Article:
BOND FOR VEHICLE WEIGHT FINE S.B. 433:
ANALYSIS AS REPORTED FROM COMMITTEE
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Senate Bill 433 (as reported without amendment) (as enacted)
Sponsor: Senator Alan Sanborn
Date Completed: 5-7-09
The Michigan Vehicle Code prescribes weight limits for a vehicle driven or moved on a highway in the State, and requires a person who violates those restrictions to pay a fine based on the weight of the excess load and its distribution. If the person does not immediately pay the fine or post bond in double the amount of the fine, the vehicle must be impounded. Some people believe that there is no reason for the amount of a bond to be double the amount of the actual fine, and have suggested that the driver or owner of an overweight vehicle should be able to post a bond in the amount of the fine.
The bill would amend the Michigan Vehicle Code to permit the driver or owner of a vehicle, if he or she did not pay the full amount of civil fines and costs owed for a violation of vehicle weight limits, to post a bond in the amount owed, rather than double the amount as currently required.
Under the Code, an owner of a vehicle, a lessee of the vehicle of an owner-operator, or another person who causes or allows a vehicle to be loaded and driven or moved on a highway when the weight of the vehicle exceeds limits specified in the Code, is responsible for a civil infraction and must pay a civil fine based on the weight of the excess load and the distribution of the load.
If a judge or magistrate imposes a civil fine and costs that are not paid in full immediately or for which a bond is not posted immediately in double the amount of the civil fine and costs, the judge or magistrate must order the driver or owner to move the vehicle to a place of safekeeping within the judge's or magistrate's jurisdiction, inform him or her in writing of that place of safekeeping, and keep the vehicle until the fine and costs are paid or sufficient bond is furnished, or until the judge or magistrate is satisfied that the fine and costs will be paid.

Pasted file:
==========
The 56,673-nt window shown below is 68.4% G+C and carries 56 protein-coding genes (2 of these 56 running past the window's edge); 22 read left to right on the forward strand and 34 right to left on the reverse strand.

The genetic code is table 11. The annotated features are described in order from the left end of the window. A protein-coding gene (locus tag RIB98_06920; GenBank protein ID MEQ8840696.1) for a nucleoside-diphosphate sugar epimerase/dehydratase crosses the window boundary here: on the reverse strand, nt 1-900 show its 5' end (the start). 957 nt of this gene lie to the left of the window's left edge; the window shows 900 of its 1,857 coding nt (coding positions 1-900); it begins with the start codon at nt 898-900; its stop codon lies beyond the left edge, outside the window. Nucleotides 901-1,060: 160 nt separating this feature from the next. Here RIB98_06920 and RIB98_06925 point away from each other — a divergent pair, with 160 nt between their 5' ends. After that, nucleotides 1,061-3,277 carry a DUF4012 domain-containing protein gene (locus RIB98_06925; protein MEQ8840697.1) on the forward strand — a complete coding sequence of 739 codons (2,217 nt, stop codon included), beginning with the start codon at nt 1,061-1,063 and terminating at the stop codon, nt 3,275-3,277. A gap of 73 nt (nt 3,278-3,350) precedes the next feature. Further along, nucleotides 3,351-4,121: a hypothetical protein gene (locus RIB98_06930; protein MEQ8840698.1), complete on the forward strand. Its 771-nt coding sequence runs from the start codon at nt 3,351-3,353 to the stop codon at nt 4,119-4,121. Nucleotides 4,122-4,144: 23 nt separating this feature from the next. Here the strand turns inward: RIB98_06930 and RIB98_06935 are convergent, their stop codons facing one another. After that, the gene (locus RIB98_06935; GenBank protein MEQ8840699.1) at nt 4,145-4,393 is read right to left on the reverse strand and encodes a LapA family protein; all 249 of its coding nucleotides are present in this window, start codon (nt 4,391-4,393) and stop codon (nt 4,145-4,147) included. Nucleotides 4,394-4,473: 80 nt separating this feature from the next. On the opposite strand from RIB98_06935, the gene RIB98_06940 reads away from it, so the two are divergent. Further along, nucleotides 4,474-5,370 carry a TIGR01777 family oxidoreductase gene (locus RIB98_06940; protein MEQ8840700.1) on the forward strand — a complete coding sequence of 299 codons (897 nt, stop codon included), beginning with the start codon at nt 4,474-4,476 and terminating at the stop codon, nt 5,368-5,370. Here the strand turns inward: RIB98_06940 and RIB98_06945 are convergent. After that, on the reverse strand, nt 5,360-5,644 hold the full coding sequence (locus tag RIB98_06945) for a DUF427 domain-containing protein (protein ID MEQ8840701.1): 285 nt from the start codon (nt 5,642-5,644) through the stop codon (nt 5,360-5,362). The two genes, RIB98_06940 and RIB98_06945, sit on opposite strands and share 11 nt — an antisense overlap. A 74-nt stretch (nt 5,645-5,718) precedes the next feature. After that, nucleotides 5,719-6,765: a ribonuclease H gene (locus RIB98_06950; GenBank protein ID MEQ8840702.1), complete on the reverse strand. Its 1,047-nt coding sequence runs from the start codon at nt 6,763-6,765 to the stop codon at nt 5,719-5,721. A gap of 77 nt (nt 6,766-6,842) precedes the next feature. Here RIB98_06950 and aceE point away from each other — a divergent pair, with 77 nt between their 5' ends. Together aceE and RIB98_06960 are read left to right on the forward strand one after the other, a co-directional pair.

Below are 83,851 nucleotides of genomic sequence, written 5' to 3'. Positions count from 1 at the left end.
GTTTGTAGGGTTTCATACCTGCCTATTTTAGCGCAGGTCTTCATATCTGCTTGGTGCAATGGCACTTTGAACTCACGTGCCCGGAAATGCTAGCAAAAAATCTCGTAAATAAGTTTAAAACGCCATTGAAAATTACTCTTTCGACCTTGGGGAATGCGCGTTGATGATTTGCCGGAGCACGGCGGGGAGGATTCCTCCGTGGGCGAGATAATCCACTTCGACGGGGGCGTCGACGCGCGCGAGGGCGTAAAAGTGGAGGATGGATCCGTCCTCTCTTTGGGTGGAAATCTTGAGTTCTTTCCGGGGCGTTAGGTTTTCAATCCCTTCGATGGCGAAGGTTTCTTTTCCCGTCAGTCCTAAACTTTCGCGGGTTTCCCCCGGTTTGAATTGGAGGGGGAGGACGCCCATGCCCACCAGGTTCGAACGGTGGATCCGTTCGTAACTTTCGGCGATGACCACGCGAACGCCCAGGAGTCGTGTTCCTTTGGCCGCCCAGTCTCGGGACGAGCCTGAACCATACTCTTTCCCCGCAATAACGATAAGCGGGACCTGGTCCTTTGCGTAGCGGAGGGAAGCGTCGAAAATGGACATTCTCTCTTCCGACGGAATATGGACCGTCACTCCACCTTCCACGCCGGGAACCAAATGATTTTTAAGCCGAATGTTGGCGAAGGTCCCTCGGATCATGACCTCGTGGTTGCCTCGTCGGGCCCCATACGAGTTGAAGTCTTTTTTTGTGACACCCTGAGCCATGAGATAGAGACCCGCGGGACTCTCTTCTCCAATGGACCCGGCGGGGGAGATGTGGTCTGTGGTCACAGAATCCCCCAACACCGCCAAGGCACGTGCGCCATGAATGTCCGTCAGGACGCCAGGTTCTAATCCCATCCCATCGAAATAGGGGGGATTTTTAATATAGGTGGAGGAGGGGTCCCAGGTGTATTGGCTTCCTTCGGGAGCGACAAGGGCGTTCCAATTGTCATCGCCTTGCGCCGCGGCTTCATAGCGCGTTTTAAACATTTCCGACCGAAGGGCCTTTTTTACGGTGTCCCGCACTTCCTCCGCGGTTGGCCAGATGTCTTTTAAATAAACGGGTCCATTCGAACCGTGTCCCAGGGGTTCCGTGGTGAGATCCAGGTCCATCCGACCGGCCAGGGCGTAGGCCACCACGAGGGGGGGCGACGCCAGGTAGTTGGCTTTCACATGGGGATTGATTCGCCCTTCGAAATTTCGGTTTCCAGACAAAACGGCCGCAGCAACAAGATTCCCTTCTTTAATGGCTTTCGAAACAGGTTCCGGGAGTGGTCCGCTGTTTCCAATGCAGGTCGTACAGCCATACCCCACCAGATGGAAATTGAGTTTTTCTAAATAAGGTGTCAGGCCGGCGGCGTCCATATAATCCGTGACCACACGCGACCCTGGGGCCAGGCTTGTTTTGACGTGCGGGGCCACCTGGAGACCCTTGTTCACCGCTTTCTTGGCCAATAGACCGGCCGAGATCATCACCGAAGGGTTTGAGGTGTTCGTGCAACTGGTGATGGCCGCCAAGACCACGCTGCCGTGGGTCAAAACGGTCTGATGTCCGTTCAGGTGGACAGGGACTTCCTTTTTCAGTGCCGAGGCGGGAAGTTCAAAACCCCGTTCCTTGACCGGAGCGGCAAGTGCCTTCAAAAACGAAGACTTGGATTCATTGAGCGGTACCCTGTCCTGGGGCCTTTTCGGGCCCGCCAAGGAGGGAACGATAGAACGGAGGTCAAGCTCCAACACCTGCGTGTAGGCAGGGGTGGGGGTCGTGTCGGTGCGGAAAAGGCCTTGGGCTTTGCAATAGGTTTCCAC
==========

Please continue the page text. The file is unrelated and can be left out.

Under the bill, a bond would have to be in the amount of the fines and costs, rather than double that amount.
Currently, if a police officer, a peace officer, or an authorized agent of the Michigan Department of Transportation or a county road commission believes that the weight of a vehicle and load is unlawful, the officer or agent may require the driver to stop and submit to a weighing of the vehicle by portable or stationary scales approved and sealed by the Michigan Department of Agriculture (MDA) as a legal weighing device. Under the bill, the scales would have to be approved and sealed as a legal weighing device by a qualified person using testing equipment certified or approved by the MDA as a legal weighing device.
(Please note: The arguments contained in this analysis originate from sources outside the Senate Fiscal Agency. The Senate Fiscal Agency neither supports nor opposes legislation.)
In order to plead not guilty to a weight violation, a truck driver or owner must post a bond in double the amount of the fine and costs for the violation. This places an unreasonable burden on the driver or owner while he or she contests the violation. Regardless of the outcome, the driver or owner must wait for his or her money to be returned. Because the person never will owe more than the amount of the fine, a bond in double the amount is unnecessary. By requiring a bond in the amount of a fine, the bill would minimize the monetary burden on a driver or owner.
Currently, the MDA must approve and seal all portable or stationary scales used to verify vehicle weights under the Code. The bill would permit any qualified person to approve and seal scales for that purpose, provided the person used testing equipment certified or approved by the MDA. This amendment would allow flexibility while ensuring that the scales maintained a standard of accuracy.
Legislative Analyst: Curtis Walker
The bill would have no fiscal impact on State or local government. Bonds in weight violation cases are returned to the companies involved after the civil fines and costs are covered, and are generally not held in interest-earning accounts.
Fiscal Analyst: Stephanie Yu
Analysis was prepared by nonpartisan Senate staff for use by the Senate in its deliberations and does not constitute an official statement of legislative intent. sb433/0910